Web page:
However, if for those who I might have offense someone, I apologize. That is to say, I just wanted to make a quick clarification about that one. I’ll just leave at that and move on. 

Posted by
brianbonitz
Aug 29, 2007 10:04pm PDT
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brianbonitz
 

CS3 is as easy or as complex as you wish to make it. I’ve been using Ps for years and am experienced in using it to edit and create my own B&W images (although I’m no expert).  For a learner, a simple way opf creating a B&W image is just to desaturate the image which may provide a pleasing B&W result.  I do agree with Brian however that Ps is a complex program and when used in the hands of someone more experienced you’ll get far better results by creating B&W images by other methods.

The new Black and White tool is amazing and I someytimes still use the Channel Mixer to create my B&W images. It’s down to the individual’s experience.

You can create many simple effects in photoshop with the click of a few buttons and creating B&W images can actually one of the easiest to do however as noted to get the best results, it can take more time and be more complicated.

If you use any version of Ps, try a simple method of desaturating the image and see how it looks.  Remember to save the image as a different file name as you don’t want to save over your original.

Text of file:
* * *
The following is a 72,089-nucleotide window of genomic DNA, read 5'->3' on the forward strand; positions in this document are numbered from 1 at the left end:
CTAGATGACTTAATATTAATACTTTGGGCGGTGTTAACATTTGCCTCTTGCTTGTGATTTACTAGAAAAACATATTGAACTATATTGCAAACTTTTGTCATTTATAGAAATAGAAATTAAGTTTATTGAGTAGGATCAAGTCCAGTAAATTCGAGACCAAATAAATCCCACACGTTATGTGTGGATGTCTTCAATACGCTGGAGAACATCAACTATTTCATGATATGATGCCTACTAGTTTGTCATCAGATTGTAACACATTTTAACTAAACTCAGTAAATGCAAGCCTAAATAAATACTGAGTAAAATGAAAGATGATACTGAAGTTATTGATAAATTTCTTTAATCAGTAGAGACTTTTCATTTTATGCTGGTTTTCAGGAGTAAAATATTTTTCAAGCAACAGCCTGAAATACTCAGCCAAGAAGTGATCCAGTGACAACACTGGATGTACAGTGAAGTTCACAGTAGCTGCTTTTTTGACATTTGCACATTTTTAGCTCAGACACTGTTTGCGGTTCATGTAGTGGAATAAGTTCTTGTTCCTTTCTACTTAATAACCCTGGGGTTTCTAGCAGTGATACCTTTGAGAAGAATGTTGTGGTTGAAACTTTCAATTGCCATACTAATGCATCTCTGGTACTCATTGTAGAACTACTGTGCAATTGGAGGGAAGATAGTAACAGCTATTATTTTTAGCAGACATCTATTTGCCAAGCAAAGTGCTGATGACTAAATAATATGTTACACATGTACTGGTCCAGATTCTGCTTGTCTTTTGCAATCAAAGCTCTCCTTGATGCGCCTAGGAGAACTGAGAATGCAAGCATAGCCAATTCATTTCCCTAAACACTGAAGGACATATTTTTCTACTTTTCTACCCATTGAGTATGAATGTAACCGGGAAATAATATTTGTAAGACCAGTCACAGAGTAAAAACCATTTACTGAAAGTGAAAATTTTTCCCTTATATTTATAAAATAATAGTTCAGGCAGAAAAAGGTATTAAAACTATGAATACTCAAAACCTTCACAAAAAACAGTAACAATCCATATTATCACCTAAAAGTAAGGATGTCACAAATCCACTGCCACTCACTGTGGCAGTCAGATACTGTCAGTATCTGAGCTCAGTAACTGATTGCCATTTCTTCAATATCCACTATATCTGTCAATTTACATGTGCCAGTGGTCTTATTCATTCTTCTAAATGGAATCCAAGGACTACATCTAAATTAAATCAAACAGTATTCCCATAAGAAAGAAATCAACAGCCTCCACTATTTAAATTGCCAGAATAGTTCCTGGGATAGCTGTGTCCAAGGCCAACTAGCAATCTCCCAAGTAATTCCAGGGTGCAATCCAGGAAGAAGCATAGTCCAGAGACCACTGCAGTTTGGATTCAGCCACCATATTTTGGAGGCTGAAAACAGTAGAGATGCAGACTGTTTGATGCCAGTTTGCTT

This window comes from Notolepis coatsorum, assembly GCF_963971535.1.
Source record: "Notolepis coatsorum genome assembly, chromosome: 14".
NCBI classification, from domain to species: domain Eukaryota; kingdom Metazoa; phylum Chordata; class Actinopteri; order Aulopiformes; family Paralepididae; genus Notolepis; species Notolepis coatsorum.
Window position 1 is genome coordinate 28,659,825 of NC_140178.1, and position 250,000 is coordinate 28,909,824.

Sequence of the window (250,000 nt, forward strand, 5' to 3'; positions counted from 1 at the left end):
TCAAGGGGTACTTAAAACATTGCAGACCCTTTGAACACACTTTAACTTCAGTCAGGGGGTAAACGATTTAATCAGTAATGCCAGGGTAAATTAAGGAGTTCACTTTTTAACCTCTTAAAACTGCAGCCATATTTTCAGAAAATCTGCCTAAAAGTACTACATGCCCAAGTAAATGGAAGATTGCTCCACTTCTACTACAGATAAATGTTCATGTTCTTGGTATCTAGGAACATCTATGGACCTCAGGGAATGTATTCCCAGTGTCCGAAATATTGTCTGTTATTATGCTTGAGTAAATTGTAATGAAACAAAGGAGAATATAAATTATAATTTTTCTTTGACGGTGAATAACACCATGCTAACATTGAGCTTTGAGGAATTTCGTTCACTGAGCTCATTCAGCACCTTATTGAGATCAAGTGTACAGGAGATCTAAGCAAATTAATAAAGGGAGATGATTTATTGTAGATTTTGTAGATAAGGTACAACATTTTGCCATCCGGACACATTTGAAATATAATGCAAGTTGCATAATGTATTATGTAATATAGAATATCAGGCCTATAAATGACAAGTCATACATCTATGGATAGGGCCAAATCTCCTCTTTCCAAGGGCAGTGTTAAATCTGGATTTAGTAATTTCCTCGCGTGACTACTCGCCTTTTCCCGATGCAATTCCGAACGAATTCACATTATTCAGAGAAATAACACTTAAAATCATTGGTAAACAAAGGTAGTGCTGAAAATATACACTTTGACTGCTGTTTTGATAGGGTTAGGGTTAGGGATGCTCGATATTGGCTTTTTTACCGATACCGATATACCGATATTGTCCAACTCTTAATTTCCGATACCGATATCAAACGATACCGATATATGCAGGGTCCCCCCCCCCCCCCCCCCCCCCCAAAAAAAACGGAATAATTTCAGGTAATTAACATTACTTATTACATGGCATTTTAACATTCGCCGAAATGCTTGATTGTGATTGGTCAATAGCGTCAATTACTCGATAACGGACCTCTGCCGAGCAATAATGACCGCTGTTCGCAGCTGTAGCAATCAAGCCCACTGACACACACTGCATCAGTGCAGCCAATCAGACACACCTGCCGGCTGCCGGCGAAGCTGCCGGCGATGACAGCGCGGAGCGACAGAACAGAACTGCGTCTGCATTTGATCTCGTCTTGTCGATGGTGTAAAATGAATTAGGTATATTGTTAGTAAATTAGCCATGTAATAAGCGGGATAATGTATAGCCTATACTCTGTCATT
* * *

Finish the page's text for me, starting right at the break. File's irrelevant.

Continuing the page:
Posted by
jbdavies
Aug 31, 2007 3:42am PDT
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jbdavies
 

I’d love to see some of photos converted to sepia, some to grey scale and some color corrected (take them to a professional if you don’t want to mess with PhotoShop or other photo editior.. 

Insert these on colored backgrounds  to offet the sepia and greyscale photos, Use neutral backgrounds (black or white) for the color photos.  This gives the photos a historical feel and sense of placement.  Use simple non-orante fonts in black or white to write your vows throughout the book and add quotes from guests or the minister.  If you have copies of your program, napkins, or anything else, you can take photos today, propertly colored, and insert them.  It would also be nice to take a picture today of your hands and rings today to add to the back of the book as a watermark…sort of a nod to the future.. . 

But…Basically, anything you do for this book is going to show how much your marriage means so have fun !

 

 

Posted by
descentline
Aug 31, 2007 9:48am PDT
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descentline
 

For the user that is new to image editing I would suggest searching the net to determine the variety of  available programs.  Others have used Paint Shop Pro and Adobe Elements with Elements being packaged free with some digital cameras. 

The main issue with Photoshop is the cost of $600.  The learning curve is rather steep and all of us that use Photoshop are still learning the many things it can do along with the numerous way to accomplish the same effect.  Photoshop is the default standard for image editing with a lot of books, forums and websites dedicated to its many features and applications.  Also keep in mind that most programs including Photoshop have a free trial download to see if the program does fit your needs.